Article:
We’re offering a video tutorial with basic capoeira elements. But new kicks, takedowns, moves and acrobatic are better to study under the guidance of a professional trainer. So here you can get a rough idea about the elements and how they should look like.
You can find more information about basic kicks below:
Meia Lua de Frente (Front Half Moon) is an outside-inside crescent kick. This kick involves using the hips to generate enough force to bring the foot of the kicking leg across the face of the player. The back leg in the base position goes up and in a crescent towards their opponent to the side. The striking surface is the inner part of the foot. At the same time your arms can do some reversing.
It literally means “hammer”. The kick starts from the base position. Turn the front foot towards the kick, bring the back leg bent at the knee up. The force of the kick sets parallel to the ground. The striking surface is the foot or lower leg.
It’s a roundhouse kick with a back leg with reliance on the arms. The meia-lua de compasso is very unique, with the player twisting their arms down between their legs and twisting their hips to kick out in a wide arc. The weight is put on the front leg, the striking leg is straight. You kick with your heel holding the foot parallel to the ground.
The kick starts from the base position. First, you spin your body standing on the front leg towards the kick direction. The weight is put on the front leg, the hips and shoulders are spun till you face another player while the arms are up to protect from punches or other kicks. The striking surface is usually the outside blade of the kicking foot.
The difference from meia-lua de compasso is that you place only one hand on the floor while the other one protects your head or blocks sweeps.
It’s a straight push kick from the base position. In a standing position you throw one leg to the opponent aiming his/her chest or stomach. The front leg is turned towards the kick. The striking surface is the sole of the foot.
It is a straight forward frontal push kick from the base position. The striking surface is the whole foot. It’s aimed at the abdominal or chest area.
It is a deceptive attack that starts off in the same way as a martelo or roundhouse kick, but it has a reversed direction. The kick is performed by bending the leg at the knee. The striking surface is the heel or the foot.
It’s a straight kick with the back leg from the base position. The striking surface is the front part of the foot. It’s aimed the abdominal area of an opponent.
First turn the body into “kebra” position, make a step to the front with the back leg, spin the body towards the kick starting from the head and shoulders. The striking surface is the blade of the kicking foot.
The difference from Queixada is movig to “kebra” position. You do a long step forward with the back leg to close the distance while attacking.
The defense in capoeira is usually based on dodging from the kicks rather than blocking them.
One of the simplest defense movements. With the feet flat on the ground the player squats with the knees to the chest so as to close the body and covers the side of the torso and head with one hand while the other is flat and to the side for support.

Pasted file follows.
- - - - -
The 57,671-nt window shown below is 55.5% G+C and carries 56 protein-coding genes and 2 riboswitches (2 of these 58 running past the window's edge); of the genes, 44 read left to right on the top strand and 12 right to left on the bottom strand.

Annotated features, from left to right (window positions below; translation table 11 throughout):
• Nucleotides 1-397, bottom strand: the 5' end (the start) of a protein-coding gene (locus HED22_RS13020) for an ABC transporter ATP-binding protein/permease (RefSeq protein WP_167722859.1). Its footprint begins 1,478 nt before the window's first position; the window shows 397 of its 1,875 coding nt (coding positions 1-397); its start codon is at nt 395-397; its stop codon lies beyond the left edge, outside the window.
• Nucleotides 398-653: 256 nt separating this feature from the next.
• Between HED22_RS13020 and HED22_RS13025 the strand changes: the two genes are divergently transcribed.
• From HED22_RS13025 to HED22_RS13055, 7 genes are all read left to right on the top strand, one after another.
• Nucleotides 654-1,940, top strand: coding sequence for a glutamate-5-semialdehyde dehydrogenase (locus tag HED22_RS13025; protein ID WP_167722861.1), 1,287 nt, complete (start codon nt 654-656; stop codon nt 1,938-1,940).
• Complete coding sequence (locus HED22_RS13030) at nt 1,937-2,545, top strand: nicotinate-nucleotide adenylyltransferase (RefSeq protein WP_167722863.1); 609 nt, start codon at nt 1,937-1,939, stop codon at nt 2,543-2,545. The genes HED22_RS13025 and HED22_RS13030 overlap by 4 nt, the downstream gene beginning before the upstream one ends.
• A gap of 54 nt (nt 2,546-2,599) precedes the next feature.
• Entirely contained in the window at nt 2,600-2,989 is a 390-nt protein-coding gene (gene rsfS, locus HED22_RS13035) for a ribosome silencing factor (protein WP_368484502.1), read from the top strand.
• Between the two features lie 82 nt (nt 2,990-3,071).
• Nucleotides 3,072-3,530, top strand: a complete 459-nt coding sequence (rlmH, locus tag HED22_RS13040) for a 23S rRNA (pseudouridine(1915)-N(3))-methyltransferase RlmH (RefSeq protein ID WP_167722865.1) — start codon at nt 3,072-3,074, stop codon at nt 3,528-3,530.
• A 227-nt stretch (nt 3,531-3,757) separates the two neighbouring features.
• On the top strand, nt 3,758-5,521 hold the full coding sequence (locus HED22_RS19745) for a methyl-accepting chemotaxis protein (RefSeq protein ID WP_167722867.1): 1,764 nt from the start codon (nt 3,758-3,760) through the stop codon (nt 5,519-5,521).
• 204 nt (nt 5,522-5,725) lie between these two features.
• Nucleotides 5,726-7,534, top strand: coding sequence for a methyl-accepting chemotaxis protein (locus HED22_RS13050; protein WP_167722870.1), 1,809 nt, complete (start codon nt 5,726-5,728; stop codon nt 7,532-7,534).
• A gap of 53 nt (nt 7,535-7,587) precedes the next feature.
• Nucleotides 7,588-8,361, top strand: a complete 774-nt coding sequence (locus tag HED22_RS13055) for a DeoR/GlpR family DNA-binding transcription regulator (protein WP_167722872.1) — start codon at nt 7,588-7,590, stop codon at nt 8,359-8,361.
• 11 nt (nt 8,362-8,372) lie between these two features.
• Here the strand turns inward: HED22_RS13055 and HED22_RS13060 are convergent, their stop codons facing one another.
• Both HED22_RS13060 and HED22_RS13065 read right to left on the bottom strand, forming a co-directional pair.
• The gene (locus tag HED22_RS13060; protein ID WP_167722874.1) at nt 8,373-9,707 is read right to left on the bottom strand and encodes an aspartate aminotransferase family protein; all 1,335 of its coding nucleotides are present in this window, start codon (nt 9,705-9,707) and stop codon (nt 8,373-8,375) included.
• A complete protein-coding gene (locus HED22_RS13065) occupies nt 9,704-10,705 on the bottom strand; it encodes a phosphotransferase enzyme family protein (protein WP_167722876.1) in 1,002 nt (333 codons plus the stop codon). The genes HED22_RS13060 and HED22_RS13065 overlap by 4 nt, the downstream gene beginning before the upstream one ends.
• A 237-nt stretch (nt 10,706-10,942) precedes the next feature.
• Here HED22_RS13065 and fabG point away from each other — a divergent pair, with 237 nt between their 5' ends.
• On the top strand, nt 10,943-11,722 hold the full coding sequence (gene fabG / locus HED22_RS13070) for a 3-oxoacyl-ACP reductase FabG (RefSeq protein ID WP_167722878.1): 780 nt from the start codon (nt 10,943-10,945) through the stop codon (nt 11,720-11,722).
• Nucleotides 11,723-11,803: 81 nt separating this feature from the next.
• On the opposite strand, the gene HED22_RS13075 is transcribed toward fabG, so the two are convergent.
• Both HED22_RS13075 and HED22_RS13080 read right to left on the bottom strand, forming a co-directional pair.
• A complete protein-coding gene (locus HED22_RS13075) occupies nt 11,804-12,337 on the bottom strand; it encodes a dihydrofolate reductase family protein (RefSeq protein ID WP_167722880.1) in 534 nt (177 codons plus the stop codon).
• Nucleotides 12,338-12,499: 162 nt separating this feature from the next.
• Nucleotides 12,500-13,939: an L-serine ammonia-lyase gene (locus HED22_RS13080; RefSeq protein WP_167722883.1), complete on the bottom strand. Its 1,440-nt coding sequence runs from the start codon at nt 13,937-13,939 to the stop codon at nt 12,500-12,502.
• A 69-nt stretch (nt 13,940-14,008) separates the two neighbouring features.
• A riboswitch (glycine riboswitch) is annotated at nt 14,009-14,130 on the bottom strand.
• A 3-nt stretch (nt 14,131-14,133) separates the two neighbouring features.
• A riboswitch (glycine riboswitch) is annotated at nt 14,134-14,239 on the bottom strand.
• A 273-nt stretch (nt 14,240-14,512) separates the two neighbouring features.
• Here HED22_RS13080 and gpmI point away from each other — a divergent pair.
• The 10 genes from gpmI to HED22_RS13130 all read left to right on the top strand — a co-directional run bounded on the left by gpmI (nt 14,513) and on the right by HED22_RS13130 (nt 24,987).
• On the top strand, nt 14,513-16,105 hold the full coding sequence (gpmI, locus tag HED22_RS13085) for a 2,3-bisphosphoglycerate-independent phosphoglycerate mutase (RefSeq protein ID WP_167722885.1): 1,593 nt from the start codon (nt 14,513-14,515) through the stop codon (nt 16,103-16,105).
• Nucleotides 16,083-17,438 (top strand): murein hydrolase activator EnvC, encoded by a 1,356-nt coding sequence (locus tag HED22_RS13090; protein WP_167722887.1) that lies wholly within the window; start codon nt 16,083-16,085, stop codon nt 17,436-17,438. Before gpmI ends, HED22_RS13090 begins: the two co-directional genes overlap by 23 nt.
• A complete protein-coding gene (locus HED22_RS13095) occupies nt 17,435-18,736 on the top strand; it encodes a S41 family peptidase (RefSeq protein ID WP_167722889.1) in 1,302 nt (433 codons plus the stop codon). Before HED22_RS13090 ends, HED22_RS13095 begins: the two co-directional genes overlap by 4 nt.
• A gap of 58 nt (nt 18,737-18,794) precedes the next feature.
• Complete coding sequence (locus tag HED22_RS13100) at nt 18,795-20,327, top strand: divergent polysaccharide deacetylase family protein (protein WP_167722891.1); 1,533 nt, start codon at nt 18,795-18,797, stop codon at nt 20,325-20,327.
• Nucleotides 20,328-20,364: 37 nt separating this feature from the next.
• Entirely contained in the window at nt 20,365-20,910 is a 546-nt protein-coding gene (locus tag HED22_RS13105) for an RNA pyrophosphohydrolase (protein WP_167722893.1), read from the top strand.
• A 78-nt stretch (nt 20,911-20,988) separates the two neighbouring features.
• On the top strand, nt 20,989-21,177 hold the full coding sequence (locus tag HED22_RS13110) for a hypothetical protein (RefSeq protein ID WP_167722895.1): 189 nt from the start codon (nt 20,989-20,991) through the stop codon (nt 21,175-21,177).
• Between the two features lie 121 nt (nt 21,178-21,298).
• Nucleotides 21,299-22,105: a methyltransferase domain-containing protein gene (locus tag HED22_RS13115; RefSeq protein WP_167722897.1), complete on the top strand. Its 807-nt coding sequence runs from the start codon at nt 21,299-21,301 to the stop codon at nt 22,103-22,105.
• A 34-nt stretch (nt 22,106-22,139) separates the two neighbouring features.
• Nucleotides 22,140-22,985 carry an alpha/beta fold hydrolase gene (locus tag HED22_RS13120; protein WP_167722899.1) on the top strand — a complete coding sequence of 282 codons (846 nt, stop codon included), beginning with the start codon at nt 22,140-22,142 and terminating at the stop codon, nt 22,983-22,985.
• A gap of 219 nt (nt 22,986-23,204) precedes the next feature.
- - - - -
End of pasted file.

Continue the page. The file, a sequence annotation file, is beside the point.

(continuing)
is used to negate an attack by going low to the ground on one’s side, with the foot hooking the opponent’s leg, supporting one’s body weight with the hand, with the upper arm in a location to protect the face.
The movement is similar to the previous one, but it’s done with a back leg sub-step forward and changing sides.
It’s an escape with hooking the opponent’s front leg.
The movement is similar to rasteira em pe, but it’s done with a back leg sub-step forward and changing sides.
It’s an escape aside from roundhouse kicks. One hand is placed on the ground, the other one protects the body which is turned towards the opponent.
Going down from the base position by placing one hand on the ground.
Going down, the front leg is at a 45-degree angle to the opponent, supporting one’s body weight with legs and an arm, the second hand is protecting the head.
Floreios (port. Floreios – decorations) – are acrobatic elements in capoeira. Floreios are typically used to show physical capabilities of the players and add more beauty to a game. Unlike kicks and escapes, there is no canonical variant of any acrobatic stunt, there are many variations of the same movements.
Au is more generally known as a cartwheel. It differs a bit from the traditional cartwheel because of their different intentions. The only one requirement while doing it is fixing eyes on an opponent (not on the floor like in gymnastics)
Au por cima is a back cartwheel (also named “Arabic front wheel”). While doing it the pelvis and the body should be turned up (while doing a regular cartwheel the body is turned “to the side”).
Au agulha is a cartwheel with a turn and simultaneous putting feet on the floor.
Au de role – is a cartwheel that goes to “escala” position and finishes through a role.
S-dobrado is the generic name for a series of motions that takes a capoeirista from a low position to whip one leg across the floor in a half circle, then kick up his legs and invert on to his hands and then land back on his feet and stand.
Parafuso is a flying kick with two legs, also named armada com martelo as it’s a combined motion of armada and martelo.
Macaquinho is similar to a back handspring with the exception of starting with one hand planed behind he capoerista, it is low and starts from a “squatting down” position. It’s a combined motion of an arm swing and a push-off with two legs.
Bico de papagaio – a “parrot’s beak”. It’s a one hand balance with the kicking leg next to the head and the other leg is held at the top. There is also f “closed” variant when both legs are to the body.